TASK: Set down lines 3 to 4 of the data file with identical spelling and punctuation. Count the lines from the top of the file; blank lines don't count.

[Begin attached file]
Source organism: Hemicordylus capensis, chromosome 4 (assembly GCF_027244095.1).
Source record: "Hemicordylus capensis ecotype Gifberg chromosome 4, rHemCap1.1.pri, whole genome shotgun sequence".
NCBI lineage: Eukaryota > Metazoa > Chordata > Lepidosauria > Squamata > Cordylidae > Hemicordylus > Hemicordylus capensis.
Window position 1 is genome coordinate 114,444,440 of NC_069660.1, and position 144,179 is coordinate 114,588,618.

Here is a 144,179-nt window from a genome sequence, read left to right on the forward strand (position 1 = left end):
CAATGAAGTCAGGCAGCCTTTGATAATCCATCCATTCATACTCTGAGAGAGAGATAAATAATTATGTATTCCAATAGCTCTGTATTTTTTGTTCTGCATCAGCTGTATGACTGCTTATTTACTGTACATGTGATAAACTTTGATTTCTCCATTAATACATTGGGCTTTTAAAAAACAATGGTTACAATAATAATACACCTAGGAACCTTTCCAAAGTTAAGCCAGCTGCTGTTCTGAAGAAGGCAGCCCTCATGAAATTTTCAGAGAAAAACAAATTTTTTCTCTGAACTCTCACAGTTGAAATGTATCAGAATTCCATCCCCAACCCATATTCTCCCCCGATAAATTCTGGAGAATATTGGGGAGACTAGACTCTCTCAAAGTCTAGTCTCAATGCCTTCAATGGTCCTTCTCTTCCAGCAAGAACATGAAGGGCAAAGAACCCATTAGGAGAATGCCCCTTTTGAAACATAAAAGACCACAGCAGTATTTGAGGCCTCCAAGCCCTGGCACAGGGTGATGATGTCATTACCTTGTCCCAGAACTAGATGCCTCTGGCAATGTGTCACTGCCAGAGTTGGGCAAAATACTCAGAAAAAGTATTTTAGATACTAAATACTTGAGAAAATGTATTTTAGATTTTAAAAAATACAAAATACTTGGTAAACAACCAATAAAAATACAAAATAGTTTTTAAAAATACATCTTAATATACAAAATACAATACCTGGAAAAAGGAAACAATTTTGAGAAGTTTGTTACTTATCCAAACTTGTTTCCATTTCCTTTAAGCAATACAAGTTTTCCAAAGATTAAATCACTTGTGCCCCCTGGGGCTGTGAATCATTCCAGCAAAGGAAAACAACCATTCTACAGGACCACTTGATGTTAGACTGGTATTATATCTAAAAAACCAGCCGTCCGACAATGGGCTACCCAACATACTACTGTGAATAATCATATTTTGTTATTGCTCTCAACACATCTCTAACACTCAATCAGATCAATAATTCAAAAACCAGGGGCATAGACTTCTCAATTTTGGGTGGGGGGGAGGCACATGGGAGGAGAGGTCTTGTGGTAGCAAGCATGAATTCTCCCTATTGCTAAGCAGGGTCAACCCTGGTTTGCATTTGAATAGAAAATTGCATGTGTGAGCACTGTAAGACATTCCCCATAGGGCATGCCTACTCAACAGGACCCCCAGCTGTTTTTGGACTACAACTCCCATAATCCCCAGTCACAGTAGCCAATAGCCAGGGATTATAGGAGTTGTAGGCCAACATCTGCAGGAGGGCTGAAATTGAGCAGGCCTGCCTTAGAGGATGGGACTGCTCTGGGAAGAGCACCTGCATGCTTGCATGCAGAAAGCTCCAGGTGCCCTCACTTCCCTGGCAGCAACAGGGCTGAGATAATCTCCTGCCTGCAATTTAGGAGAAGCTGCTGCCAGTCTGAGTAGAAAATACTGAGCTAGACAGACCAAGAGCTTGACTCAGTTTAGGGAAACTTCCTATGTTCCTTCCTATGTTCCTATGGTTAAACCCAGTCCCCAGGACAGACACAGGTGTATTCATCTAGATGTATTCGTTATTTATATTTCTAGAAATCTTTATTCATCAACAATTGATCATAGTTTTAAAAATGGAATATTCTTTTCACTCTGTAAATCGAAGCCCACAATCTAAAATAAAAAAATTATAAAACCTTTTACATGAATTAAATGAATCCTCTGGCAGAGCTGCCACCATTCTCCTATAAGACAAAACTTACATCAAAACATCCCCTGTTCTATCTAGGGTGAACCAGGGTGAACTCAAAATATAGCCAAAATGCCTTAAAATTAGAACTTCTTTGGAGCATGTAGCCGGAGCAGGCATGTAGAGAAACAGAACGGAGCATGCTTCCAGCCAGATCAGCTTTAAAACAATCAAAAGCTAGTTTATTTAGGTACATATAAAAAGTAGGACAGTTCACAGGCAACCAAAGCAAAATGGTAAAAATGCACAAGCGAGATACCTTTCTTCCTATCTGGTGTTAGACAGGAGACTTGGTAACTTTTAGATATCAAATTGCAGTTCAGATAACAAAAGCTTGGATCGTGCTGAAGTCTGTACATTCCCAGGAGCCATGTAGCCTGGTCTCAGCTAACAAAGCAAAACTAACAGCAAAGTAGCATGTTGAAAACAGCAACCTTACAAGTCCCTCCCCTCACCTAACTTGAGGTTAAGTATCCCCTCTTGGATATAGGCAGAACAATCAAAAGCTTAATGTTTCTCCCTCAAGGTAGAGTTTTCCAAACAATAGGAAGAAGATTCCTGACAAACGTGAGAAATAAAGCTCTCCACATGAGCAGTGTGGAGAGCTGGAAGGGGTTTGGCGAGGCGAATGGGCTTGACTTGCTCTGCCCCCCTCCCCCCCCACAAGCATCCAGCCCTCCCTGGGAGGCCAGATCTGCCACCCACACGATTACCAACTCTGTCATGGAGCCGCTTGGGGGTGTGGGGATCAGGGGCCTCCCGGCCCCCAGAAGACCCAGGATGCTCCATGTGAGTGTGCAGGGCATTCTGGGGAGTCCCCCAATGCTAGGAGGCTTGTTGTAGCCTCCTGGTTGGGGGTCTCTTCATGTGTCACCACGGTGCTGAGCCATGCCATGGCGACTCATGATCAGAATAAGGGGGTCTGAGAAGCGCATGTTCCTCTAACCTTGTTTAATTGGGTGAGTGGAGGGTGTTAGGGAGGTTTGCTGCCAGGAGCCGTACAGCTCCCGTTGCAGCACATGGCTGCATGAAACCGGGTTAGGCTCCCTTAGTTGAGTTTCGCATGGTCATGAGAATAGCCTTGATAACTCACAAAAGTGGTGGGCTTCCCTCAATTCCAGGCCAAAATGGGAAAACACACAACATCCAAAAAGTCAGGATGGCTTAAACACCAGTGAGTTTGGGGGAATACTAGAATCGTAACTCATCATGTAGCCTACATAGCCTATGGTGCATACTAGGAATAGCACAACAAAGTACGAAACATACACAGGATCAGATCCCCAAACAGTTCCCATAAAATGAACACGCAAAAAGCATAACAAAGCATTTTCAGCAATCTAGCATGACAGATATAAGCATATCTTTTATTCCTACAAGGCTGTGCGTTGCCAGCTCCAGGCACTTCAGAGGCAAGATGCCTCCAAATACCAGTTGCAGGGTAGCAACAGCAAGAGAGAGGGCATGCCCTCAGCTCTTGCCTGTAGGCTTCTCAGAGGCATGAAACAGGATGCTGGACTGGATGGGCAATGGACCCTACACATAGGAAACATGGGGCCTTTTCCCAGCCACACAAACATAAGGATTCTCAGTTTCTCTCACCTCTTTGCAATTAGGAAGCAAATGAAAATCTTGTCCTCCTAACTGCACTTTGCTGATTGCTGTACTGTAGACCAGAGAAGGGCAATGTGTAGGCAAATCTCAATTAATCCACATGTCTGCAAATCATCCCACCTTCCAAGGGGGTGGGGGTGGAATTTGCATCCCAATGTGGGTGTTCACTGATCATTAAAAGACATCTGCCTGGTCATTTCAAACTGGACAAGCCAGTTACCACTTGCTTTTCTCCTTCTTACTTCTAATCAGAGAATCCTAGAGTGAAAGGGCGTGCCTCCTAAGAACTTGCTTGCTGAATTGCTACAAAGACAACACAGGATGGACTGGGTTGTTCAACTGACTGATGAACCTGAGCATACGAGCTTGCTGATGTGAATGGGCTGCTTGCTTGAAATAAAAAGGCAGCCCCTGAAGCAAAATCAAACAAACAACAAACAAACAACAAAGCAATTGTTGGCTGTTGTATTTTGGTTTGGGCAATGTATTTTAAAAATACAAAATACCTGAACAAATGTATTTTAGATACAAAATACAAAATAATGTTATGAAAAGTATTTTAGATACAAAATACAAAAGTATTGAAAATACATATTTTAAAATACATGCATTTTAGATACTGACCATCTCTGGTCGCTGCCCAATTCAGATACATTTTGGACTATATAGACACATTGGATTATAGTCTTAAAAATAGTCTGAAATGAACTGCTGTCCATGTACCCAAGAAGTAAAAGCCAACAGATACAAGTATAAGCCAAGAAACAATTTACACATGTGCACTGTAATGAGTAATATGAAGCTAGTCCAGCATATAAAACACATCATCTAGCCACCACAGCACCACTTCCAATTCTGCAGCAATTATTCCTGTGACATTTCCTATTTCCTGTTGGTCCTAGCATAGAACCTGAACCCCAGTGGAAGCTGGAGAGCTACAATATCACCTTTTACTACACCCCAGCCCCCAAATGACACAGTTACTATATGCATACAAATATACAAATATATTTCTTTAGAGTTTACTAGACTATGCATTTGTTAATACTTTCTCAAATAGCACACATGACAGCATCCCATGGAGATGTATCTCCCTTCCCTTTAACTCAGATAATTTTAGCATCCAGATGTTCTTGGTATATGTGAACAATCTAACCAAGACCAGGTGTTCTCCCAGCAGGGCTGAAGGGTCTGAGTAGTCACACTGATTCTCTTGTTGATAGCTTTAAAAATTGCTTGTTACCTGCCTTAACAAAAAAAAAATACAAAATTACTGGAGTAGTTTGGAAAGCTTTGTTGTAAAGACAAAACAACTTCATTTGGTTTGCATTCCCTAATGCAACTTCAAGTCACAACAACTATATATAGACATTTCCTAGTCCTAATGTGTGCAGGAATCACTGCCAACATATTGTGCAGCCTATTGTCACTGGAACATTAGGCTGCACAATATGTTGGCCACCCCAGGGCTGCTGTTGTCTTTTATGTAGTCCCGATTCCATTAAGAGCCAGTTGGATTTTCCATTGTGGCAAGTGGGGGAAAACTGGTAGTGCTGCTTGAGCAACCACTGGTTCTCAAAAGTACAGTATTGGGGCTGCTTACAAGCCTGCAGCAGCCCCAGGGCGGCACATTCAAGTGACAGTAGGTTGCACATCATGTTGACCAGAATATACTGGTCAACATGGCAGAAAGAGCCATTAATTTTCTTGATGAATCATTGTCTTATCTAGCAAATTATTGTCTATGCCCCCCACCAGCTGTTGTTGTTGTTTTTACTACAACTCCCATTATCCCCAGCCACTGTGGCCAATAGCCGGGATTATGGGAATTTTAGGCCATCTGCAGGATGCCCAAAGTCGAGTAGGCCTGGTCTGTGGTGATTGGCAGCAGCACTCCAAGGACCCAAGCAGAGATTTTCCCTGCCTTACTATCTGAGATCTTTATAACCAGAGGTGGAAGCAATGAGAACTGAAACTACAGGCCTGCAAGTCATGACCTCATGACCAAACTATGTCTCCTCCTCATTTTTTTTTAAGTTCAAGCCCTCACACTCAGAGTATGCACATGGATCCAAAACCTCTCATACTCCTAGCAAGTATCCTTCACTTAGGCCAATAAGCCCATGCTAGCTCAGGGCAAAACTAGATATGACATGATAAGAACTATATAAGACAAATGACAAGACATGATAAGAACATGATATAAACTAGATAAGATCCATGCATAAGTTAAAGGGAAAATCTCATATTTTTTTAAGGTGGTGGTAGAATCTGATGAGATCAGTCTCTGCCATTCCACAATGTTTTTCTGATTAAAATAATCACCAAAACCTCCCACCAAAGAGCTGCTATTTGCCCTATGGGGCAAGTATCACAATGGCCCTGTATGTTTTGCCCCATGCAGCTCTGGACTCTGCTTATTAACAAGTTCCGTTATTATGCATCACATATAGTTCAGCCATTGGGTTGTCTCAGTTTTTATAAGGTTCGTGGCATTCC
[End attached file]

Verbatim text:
NCBI lineage: Eukaryota > Metazoa > Chordata > Lepidosauria > Squamata > Cordylidae > Hemicordylus > Hemicordylus capensis.
Window position 1 is genome coordinate 114,444,440 of NC_069660.1, and position 144,179 is coordinate 114,588,618.